# Tangents and the Pythagorean Theorem

A common exercise that’s used to reinforce the concept that the tangent of a circle is perpendicular to its radius involves finding the radius of a circle given two measurements which are related to the tangent and the diameter secant: For example, students might be asked to find the radius of this circle: In the treatments of this I’ve seen (including my current textbook), students are instructed to use the Pythagorean Theorem to solve. Specifically, in the example case, $r^2 + 4^2 = (r + 2)^2 = r^2 + 4r + 4 \\ \Rightarrow 4^2 = 4r + 4 \Rightarrow r + 1 = 4 \Rightarrow \\ r = 3$

I think, for typical students, this is the correct approach to start with. But students are then given a batch of these problems to solve, using the same method. This, I think, is a waste of both effort and opportunity.

Working with a student in tutoring yesterday, I solved the equation for r, since all the problems in this unit involve finding r: $r^2 + t^2 = (r + s)^2 = r^2 + 2rs + s^2 \\ \Rightarrow t^2 = 2rs + s^2 \Rightarrow 2rs = t^2 – s^2 \Rightarrow \\ r = \frac{t^2 – s^2}{2s}$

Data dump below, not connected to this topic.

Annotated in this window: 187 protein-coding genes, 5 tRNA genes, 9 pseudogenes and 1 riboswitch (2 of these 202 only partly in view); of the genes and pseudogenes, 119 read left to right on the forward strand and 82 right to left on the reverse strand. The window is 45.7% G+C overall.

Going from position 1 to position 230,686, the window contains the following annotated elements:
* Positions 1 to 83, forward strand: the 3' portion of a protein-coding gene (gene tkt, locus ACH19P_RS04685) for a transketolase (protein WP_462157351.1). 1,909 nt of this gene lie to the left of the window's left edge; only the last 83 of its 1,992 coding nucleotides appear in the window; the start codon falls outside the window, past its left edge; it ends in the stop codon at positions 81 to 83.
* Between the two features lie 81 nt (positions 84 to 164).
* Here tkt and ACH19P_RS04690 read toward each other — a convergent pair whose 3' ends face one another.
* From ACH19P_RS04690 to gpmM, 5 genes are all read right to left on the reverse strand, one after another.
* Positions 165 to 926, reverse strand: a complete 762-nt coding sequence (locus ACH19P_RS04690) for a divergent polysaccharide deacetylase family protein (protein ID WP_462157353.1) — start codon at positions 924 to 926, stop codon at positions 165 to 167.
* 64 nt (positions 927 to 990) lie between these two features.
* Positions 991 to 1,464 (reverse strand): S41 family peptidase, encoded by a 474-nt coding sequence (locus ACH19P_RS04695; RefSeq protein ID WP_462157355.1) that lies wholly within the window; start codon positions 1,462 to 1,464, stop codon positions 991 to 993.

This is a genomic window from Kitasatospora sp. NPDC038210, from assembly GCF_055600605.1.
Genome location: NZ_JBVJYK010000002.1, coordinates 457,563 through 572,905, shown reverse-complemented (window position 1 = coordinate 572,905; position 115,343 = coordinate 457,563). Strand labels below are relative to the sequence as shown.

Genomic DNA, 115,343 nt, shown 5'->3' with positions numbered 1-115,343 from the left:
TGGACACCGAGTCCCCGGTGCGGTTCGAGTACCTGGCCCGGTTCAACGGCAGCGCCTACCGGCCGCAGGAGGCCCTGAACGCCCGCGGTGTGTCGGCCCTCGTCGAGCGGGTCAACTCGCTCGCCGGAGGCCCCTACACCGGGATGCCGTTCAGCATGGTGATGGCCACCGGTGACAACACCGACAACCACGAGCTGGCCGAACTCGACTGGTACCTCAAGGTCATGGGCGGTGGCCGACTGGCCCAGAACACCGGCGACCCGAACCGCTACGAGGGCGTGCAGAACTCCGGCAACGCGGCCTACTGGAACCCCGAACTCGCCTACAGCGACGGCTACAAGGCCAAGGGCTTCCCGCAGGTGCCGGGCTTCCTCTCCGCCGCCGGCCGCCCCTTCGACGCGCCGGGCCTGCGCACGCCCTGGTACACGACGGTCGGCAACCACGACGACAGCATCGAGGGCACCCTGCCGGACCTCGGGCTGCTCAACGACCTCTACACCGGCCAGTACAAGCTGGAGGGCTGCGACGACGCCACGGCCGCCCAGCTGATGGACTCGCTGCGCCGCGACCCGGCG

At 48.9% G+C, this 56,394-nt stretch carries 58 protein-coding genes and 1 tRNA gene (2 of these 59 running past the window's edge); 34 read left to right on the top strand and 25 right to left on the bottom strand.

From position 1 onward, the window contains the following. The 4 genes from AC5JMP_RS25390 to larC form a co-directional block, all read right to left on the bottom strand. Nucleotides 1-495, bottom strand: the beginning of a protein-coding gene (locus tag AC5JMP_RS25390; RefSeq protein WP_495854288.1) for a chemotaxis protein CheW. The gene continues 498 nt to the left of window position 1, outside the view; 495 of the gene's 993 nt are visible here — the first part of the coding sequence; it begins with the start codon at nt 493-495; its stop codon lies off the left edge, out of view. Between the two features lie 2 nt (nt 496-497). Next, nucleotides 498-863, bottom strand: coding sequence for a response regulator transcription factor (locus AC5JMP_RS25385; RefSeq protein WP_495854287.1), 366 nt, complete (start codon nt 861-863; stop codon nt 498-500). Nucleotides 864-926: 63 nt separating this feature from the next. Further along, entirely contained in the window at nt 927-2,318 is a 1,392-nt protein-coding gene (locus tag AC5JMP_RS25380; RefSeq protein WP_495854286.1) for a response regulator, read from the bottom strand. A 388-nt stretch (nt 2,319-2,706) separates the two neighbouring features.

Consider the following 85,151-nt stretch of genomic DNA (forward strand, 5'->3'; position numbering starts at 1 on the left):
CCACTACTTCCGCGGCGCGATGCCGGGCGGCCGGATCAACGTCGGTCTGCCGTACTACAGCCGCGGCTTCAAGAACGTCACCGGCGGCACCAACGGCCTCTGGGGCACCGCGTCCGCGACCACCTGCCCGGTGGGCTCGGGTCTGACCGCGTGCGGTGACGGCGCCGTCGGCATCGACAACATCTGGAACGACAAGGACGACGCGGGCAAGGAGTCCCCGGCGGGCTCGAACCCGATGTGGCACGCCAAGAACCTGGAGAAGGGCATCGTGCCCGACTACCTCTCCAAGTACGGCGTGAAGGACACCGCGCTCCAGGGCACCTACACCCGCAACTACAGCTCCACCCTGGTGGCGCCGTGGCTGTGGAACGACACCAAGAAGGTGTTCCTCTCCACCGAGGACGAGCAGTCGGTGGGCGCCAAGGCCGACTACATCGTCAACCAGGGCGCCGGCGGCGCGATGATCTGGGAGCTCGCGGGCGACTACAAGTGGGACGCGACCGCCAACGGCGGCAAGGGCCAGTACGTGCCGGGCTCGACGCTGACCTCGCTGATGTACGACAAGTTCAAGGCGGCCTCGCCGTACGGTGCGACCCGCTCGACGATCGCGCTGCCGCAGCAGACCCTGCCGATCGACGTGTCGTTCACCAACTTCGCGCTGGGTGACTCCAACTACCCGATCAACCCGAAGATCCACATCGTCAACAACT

Once students develop this formula, they can much more efficiently solve the same problems. In the example image, $$r = \frac{4^2 – 2^2}{2\times 2} = \frac{12}{4} = 3$$. The key, I believe, is making sure that students understand the relationship between this formula and the Pythagorean Theorem. It’s common practice, unfortunately, to teach the distance formula ($$D = \sqrt{(x_2 – x_1)^2 + (y_2 – y_1)^2}$$) significantly before the Pythagorean Theorem, and to weakly tie them together, if at all.

Making the Pythagorean Theorem the axis point for measurements is crucial, but at the same time, reinforcing its flexibility by creating efficient forms of it also reinforces that math should be a malleable process.

I think once place we’ve stumbled in mathematics education is in putting the cart before the horse: We emphasize learning Yet Another Formula instead of learning base relationships and how to make those relationships more efficient for specific purposes. Clio Corvid

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